Do Mercury and Brett Favre have something in common?

Mercury's will-it-or-won't-it decision to move jobs to Oklahoma is starting to resemble the summer saga of another Wisconsin institution: Brett Favre.

mike_mugnewBy Mike Davin, Online Editor, Boating Industry — The situation between Mercury Marine and its union is becoming a little dizzying for anyone closely following the news. Several times over the past weeks — most recently on Saturday when an important deadline passed — it has appeared that the company’s pending shift of manufacturing jobs to Oklahoma was a done deal.

Each time, however, some bit of news comes along that leaves the door open a crack for jobs to remain in Fond du Lac. First, it was rumblings that a group of workers was organizing a re-vote on the company’s proposed contract. After that fizzled, it seemed all hope for Fondy was lost — until last night, when Mercury sent a release saying that in light of uncertainty about the re-vote, the company would “meet to bring clarity to the communications regarding the unchanged ‘best and final’ proposal.”

It’s all starting to resemble the recent saga of another Wisconsin institution who left home: Quarterback Brett Favre.

Particularly for those of us based in the Midwest, daily updates on the will-he-or-won’t-he tale of the former Packer’s potential move to Minnesota were ubiquitous this summer. And at times, the chances of a second Favre un-retirement seemed about as dim as (maybe dimmer than) the hope that Fond du Lac will retain a large part of Mercury’s manufacturing operation. And yet, about the same time as Mercury’s latest announcement, Favre was suited up in purple, throwing a touchdown pass on Monday night.

Now, I’m not suggesting that anything unexpected is about to happen between Mercury and its Fond du Lac workers. Mercury President Mark Schwabero has said the plan is to move jobs to Oklahoma, and I believe him. But given the way things have played out, no one should be surprised if some Wisconsinites are holding out hope that Mercury jobs will remain — or if workers in Oklahoma aren’t ready to breathe a sigh of relief just yet.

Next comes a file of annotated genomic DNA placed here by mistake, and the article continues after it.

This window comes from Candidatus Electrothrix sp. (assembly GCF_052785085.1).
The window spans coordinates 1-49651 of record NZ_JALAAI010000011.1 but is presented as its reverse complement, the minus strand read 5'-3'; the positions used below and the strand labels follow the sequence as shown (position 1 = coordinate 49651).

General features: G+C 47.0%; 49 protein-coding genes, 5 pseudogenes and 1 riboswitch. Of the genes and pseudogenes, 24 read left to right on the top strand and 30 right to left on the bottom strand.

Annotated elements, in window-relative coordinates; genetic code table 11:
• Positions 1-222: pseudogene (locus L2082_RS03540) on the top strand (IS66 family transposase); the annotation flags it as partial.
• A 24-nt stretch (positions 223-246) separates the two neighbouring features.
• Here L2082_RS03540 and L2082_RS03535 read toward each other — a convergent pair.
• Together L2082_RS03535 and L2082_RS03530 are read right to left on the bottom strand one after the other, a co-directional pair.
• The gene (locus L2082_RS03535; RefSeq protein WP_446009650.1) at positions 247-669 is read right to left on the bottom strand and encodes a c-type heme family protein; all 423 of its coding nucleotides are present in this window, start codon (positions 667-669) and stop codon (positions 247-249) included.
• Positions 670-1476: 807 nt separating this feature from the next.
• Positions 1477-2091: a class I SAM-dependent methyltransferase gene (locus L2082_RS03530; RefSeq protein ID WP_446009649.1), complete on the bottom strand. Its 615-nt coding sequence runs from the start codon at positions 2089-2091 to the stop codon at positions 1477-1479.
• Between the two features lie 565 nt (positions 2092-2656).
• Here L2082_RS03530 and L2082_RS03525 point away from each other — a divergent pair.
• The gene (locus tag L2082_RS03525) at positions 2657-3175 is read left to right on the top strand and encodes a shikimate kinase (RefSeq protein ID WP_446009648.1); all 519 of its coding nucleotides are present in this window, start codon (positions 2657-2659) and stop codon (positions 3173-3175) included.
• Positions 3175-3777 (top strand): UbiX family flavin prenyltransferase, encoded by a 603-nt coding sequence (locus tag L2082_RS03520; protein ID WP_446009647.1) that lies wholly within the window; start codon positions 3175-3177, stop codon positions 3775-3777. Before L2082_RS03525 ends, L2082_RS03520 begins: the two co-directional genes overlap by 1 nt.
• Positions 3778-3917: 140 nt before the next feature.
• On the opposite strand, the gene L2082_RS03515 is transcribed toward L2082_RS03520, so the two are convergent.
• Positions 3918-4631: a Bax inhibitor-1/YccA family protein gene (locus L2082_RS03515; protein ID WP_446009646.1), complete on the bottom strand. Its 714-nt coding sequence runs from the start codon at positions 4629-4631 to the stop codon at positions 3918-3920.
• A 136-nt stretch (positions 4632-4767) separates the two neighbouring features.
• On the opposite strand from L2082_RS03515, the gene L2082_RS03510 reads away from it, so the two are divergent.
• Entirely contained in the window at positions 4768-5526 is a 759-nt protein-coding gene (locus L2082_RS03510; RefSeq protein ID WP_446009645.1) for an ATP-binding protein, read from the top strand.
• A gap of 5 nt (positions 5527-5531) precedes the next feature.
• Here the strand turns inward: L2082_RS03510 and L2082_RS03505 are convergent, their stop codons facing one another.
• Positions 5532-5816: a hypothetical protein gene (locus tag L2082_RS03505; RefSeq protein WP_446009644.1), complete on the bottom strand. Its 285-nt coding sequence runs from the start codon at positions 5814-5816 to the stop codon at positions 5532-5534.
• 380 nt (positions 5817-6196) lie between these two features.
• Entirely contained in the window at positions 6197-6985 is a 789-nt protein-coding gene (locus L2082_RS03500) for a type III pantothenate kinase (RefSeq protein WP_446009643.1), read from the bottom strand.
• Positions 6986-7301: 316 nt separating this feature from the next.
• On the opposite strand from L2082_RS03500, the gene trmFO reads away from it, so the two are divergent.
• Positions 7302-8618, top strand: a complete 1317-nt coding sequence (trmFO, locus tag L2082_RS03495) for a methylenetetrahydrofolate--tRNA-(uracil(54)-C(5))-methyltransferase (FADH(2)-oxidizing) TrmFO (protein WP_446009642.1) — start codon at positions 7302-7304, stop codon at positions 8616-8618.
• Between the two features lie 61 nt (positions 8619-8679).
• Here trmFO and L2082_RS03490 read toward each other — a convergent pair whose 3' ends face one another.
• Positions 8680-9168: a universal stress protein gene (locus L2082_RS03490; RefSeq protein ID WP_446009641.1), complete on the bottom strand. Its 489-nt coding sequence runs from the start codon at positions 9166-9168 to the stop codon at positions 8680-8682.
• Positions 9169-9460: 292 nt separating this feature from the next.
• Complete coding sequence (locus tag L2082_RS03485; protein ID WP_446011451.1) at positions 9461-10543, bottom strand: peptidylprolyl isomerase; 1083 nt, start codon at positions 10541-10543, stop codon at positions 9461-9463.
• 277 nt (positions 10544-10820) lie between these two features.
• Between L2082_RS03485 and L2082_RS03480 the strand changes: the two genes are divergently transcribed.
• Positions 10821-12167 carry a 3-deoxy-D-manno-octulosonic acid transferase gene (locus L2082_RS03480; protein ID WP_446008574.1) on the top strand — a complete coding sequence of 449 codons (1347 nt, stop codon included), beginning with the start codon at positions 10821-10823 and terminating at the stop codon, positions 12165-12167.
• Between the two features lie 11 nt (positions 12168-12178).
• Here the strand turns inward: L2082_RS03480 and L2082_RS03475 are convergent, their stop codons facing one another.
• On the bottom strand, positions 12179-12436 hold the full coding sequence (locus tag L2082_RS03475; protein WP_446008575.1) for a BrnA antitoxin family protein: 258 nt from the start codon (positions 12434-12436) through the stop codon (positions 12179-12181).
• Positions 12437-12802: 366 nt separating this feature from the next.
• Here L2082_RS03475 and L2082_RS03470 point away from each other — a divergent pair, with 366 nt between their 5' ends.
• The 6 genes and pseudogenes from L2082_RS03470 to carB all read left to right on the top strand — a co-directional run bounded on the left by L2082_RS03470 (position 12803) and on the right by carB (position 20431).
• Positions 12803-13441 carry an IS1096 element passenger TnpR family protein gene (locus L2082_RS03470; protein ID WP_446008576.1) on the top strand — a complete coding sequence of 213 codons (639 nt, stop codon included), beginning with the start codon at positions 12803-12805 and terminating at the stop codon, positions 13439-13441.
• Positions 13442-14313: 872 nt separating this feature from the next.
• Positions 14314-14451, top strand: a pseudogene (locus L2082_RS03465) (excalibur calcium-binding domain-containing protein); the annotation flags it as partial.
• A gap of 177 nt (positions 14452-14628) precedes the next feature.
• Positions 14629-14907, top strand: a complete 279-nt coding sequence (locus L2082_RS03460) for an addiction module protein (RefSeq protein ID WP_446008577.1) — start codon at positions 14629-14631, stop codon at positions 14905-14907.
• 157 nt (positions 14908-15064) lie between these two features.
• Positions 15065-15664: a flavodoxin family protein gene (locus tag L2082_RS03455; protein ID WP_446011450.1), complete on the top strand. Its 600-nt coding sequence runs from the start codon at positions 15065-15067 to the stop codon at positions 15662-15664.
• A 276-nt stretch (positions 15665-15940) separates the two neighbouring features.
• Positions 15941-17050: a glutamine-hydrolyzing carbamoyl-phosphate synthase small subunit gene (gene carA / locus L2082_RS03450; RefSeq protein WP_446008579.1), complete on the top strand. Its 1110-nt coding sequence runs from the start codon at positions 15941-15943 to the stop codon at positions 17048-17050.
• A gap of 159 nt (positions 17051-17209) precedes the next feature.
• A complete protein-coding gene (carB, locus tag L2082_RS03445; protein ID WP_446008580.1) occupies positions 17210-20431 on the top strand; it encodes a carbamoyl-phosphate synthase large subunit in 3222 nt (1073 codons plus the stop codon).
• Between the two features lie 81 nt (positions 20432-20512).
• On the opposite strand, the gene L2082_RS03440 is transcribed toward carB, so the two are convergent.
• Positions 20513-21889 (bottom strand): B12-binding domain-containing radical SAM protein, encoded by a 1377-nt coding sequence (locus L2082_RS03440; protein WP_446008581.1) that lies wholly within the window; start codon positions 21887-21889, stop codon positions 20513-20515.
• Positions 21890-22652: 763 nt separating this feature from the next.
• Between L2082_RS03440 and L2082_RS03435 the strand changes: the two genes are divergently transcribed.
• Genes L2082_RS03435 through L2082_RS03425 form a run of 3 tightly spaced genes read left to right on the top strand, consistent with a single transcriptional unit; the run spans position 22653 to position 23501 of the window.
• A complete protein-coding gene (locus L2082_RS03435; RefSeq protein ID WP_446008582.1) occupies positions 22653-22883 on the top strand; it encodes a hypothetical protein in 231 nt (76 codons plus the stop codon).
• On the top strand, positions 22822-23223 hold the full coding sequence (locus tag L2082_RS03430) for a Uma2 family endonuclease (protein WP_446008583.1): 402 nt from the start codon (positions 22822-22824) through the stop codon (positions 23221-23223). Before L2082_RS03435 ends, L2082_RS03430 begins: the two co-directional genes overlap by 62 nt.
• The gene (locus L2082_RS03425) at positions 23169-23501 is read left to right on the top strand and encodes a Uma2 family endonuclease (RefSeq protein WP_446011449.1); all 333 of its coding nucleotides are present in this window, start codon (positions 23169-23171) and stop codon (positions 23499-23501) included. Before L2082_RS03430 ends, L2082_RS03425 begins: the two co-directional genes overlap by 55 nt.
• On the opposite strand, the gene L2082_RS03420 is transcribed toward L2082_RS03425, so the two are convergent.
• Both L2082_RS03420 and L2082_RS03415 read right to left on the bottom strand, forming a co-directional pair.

For everyone’s sake, I hope Mercury finds a way to quickly and definitively end speculation on the matter. Although, after a summer of maybe’s and what if’s, that ship might have sailed.

Perhaps in business, as in sports, it ain’t over till it’s over.

UPDATE 9/2: Another twist today in the Mercury drama — Mercury will let Fond du Lac employees vote again on the proposal that was rejected more than a week ago. Read about it here.

UPDATE 9/8: Well, now it’s official — Brett Favre will be playing this Sunday in the NFL, and Mercury will remain in Fond du Lac. Read about it here.


  1. Just remember – there are some companies in Wisconsin who are local, loyal, reliable, and strong. Ole Evinrude, the inventor of the outboard engine, invented and tested the first outboard engine in Wisconsin, so our heritage within the industry are still within the state of Wisconsin. And for many of us – we are confident that our future here is in good hands regardless of the outcome of this situation. As for Favre – some say he’ll be missed, other’s say it is Roger’s time to shine. Personally I’m cheering for the underdog and I think we all might be surprised by who pulls out in front of the pack.

  2. Nobody lost a job when Favre retired, maybe someone in Minnesota lost one when he came back but more than likely a hundred more were created making and selling purple number 4 stuff. If Merc could be replaced as easily as Rogers replaced Favre this wouldn’t be so sad but once again the unions have proven to outdue themselves. The Merc plant in OK is so much more efficient there is no wonder the company wants to shut down
    Fond du Lac, not to mention sales are off 100 fold. This industry is struggling to survive in this country and being perocial regarding what state it is in is just foolish. United we stand divided we fall, industries come and industries go the good hard working folks of Wisconsin will either move, follow or fold, but to compare them to the Brett Favre or the Fond du Lac saga is simply inapprorpriate reporting.

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